I bake something at least once a week.
Often I bake 2 or 3 things a week.
I love baking.
I love recipes so familiar that I know the measurements by heart.
I love letting my butter soften in the sun on the kitchen windowsill.
I love the way flour feels in my hand when I sprinkle it on the board, before I roll out my dough.
I love the smell that fills my house when things are baking in the oven, and the way the kids come into the kitchen to sniff and say, "it smells sooooo good in here."
I love giving warm baked goods to a friend or neighbor, to someone having a bad day, or just to say, " I love you."
I have always wished I could draw or paint.
To be able to draw a picture for someone seems to me to be one of the most amazing talents to possess.
I can't draw you a picture, but I can bake you a pretty mean loaf of banana bread.
Baking is one of the ways I create.
Baking fills my soul, not just my belly.Several weeks ago James and I made scones for his book club.
We made one batch with dried strawberries, and then I decided to mix things up a bit.
Inspired by the fresh strawberries sitting on the counter, I chopped some up and added them to the dough.
If you've never tried scones with fresh fruit, I cannot urge you strongly enough to try them.
All too often scones are boring at best, dry and tasteless at worst.
Not so the fresh strawberry scones.
They were so very, very good.
The recipe I used was for cream scones, and the addition of the strawberries made the dough quite wet.
But I rolled it out anyway, cut out the scones, and they baked up beautifully.
They were moist and far superior to the scones with the dried strawberries.
They even met approval from the 8 year olds in the book club.
And you know the younger set can sometimes be hard to please if the treat offered them is not covered in neon frosting or tons of sprinkles.
James said to me when we first tasted them, "Mom, I love you scones."
And I love you, James. You just scored a million good son points.
But, as good as they turned out, I still wanted to play around with the recipe a bit.
I thought these scones could benefit from some whole wheat flour.
Sometimes I find all white flour to be a little boring, and I like the complexity of taste that comes from the whole wheat flour.
Last week the temperature went up around here and it was not baking weather.
I didn't feel like turning on the oven.
But one morning I got up early, and it was still cool.
Aaron went for a run and the boys rode along on their bikes.
The house was quiet and I thought, "I'm going to make scones."
Scones and coffee sounded like a perfect breakfast.
Tucking a warm scone in my husband's lunchbox sounded pretty great, too.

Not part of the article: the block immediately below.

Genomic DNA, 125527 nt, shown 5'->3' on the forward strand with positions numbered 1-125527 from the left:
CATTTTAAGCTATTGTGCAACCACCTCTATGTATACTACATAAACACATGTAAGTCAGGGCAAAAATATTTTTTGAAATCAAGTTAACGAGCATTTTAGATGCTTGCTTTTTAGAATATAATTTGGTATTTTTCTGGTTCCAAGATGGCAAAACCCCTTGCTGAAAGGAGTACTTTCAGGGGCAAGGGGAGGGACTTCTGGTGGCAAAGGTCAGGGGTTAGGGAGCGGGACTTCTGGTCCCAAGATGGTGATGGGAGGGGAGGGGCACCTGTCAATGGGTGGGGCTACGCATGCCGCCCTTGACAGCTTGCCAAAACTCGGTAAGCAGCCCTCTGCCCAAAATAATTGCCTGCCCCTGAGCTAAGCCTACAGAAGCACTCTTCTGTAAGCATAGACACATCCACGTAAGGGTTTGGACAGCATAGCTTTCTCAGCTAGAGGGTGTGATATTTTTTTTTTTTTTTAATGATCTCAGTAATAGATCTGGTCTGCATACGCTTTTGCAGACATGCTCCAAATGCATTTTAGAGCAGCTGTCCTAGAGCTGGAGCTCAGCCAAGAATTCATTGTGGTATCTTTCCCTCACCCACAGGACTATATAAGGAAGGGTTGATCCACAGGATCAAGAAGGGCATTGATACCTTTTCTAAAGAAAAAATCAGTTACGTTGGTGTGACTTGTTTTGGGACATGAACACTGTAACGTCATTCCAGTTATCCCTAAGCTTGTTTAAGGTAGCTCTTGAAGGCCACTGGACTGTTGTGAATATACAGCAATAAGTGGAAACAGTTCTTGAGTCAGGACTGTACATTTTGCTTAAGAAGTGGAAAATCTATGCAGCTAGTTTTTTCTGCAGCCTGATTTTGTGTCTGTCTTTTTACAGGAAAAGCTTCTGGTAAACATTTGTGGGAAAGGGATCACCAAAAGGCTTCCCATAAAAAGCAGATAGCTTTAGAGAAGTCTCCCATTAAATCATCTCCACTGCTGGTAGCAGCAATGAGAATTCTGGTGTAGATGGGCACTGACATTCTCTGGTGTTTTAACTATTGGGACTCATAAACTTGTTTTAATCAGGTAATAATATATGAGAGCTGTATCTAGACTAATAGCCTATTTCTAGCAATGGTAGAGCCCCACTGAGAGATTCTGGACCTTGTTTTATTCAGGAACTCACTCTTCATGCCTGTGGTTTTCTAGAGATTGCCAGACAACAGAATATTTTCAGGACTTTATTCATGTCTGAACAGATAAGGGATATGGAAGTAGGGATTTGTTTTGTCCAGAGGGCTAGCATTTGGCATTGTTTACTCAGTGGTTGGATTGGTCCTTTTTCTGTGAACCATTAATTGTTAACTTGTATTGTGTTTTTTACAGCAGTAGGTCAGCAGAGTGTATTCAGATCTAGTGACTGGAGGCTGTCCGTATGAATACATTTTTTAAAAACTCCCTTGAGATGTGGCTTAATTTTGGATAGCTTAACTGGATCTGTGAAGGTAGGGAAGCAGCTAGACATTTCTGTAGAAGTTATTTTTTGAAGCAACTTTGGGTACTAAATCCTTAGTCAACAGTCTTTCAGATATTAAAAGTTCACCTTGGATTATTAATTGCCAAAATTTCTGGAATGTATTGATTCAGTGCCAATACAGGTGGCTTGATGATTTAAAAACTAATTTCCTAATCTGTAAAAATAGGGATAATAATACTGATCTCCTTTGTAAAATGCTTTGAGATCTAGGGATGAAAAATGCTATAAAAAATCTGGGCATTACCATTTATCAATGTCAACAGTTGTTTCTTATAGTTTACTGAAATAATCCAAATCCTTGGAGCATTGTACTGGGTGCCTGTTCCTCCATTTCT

Remember, baking is one of the ways I say "I love you."
(and I do love you, honey.)
I used the whole wheat flour this time.
I also cut the strawberries in a smaller dice, and used less of them.
As a result, the dough was a lot less wet.
There were a lot of loose, dry crumbs in the bottom of the bowl.
But I was able to incorporate them into the dough when I patted it together with my hands on a floured cutting board.
For cutting out the scones, I used the top from a canning jar.
And I patted together the leftover scraps to use up every last bit of the dough.
Using whole wheat flour made the scones much darker.
Here are the all white flour scones.
And the whole wheat ones.
Before baking, I brush the tops with a bit of cream and then sprinkle with a bit of sanding sugar.
The scones came out of the oven tender, and moist, and with that nutty undertone that I love.
However, no surprise, I still want to play around with the recipe.
I might try out some different flours--maybe oat flour or almond flour.
I decided I like the strawberries in a bigger dice, and also like using more of them.
I am going to keep working on this recipe until I get it perfect.
As much as I like baking with the kids and making them a part of the process, mixing up a batch of scones in the quiet, cool morning was such a perfect way to start my day.
Baking goes much faster when I do it by myself.
It's also very relaxing, and not nearly as messy.
I won't give up on baking with the kiddos, but I think this early morning baking might start happening more often.
I'll let you know how adding the other flours turn out, and also if I try them with another kind of fruit.
I think a stone fruit like peaches or nectarines would be really delicious.
Until then, here's the recipe as I've used it thus far.
Fresh Strawberry Scones (adapted slightly from Smitten Kitchen's Cream Scone recipe.)
1 and a 1/2 cups whole wheat pastry flour
1/2 cup white flour
1 tablespoon baking powder
3 tablespoons sugar
1/2 teaspoon salt
5 tablespoons cold butter, cut into 1/4 inch cubes
1 cup of heavy cream
1 and a 1/2 cups fresh strawberries cut in a medium dice
Heat oven to 425
Put all dry ingredients into large bowl or food processor
Whisk or pulse ingredients to mix, 6 times
Scatter butter over dry ingredients in food processor, and pulse about 12 times until flour mixture resembles large, coarse crumbs
If using pastry cutter, cut the butter in about 12 times until flour mixture resembles coarse, large crumbs
Transfer flour mixture from food processor to a large bowl
Add heavy cream
Using a wooden spoon or rubber spatula, gently mix the dough for 30 seconds until dough comes together slightly
Turn out onto floured counter top or cutting board.
Gently pat/knead the dough together, being sure to incorporate all the loose, dry crumbs from the bottom of the bowl
Cut scones out in circles that are about 3/4 inch thick and transfer to a baking sheet lined with parchment paper.
Brush tops with cream and sprinkle with coarse sugar
Bake for 12-15 minutes
Cool on a wire rack
And if you want to read about the Kids' Book Club where we first ate these scones, go to Lilly and The Brothers.
They are especially good to eat with clotted cream and jam.